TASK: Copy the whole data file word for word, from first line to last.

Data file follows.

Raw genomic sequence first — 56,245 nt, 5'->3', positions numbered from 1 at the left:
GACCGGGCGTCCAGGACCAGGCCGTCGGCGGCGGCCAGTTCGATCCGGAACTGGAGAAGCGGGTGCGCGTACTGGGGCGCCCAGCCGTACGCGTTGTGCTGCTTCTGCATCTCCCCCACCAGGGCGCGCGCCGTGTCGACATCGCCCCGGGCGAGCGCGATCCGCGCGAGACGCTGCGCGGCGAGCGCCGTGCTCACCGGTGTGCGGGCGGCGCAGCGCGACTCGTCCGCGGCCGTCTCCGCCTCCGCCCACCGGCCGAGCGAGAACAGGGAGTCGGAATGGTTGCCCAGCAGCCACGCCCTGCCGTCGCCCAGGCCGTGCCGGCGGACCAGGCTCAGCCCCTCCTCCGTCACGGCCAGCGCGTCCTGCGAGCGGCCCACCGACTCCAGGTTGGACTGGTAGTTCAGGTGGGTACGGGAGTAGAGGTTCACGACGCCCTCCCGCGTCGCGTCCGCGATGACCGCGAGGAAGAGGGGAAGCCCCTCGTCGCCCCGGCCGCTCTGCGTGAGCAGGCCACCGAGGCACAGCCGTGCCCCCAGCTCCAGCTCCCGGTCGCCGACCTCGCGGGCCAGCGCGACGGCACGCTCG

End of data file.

Raw genomic sequence first — 56,245 nt, 5'->3', positions numbered from 1 at the left:
GACCGGGCGTCCAGGACCAGGCCGTCGGCGGCGGCCAGTTCGATCCGGAACTGGAGAAGCGGGTGCGCGTACTGGGGCGCCCAGCCGTACGCGTTGTGCTGCTTCTGCATCTCCCCCACCAGGGCGCGCGCCGTGTCGACATCGCCCCGGGCGAGCGCGATCCGCGCGAGACGCTGCGCGGCGAGCGCCGTGCTCACCGGTGTGCGGGCGGCGCAGCGCGACTCGTCCGCGGCCGTCTCCGCCTCCGCCCACCGGCCGAGCGAGAACAGGGAGTCGGAATGGTTGCCCAGCAGCCACGCCCTGCCGTCGCCCAGGCCGTGCCGGCGGACCAGGCTCAGCCCCTCCTCCGTCACGGCCAGCGCGTCCTGCGAGCGGCCCACCGACTCCAGGTTGGACTGGTAGTTCAGGTGGGTACGGGAGTAGAGGTTCACGACGCCCTCCCGCGTCGCGTCCGCGATGACCGCGAGGAAGAGGGGAAGCCCCTCGTCGCCCCGGCCGCTCTGCGTGAGCAGGCCACCGAGGCACAGCCGTGCCCCCAGCTCCAGCTCCCGGTCGCCGACCTCGCGGGCCAGCGCGACGGCACGCTCG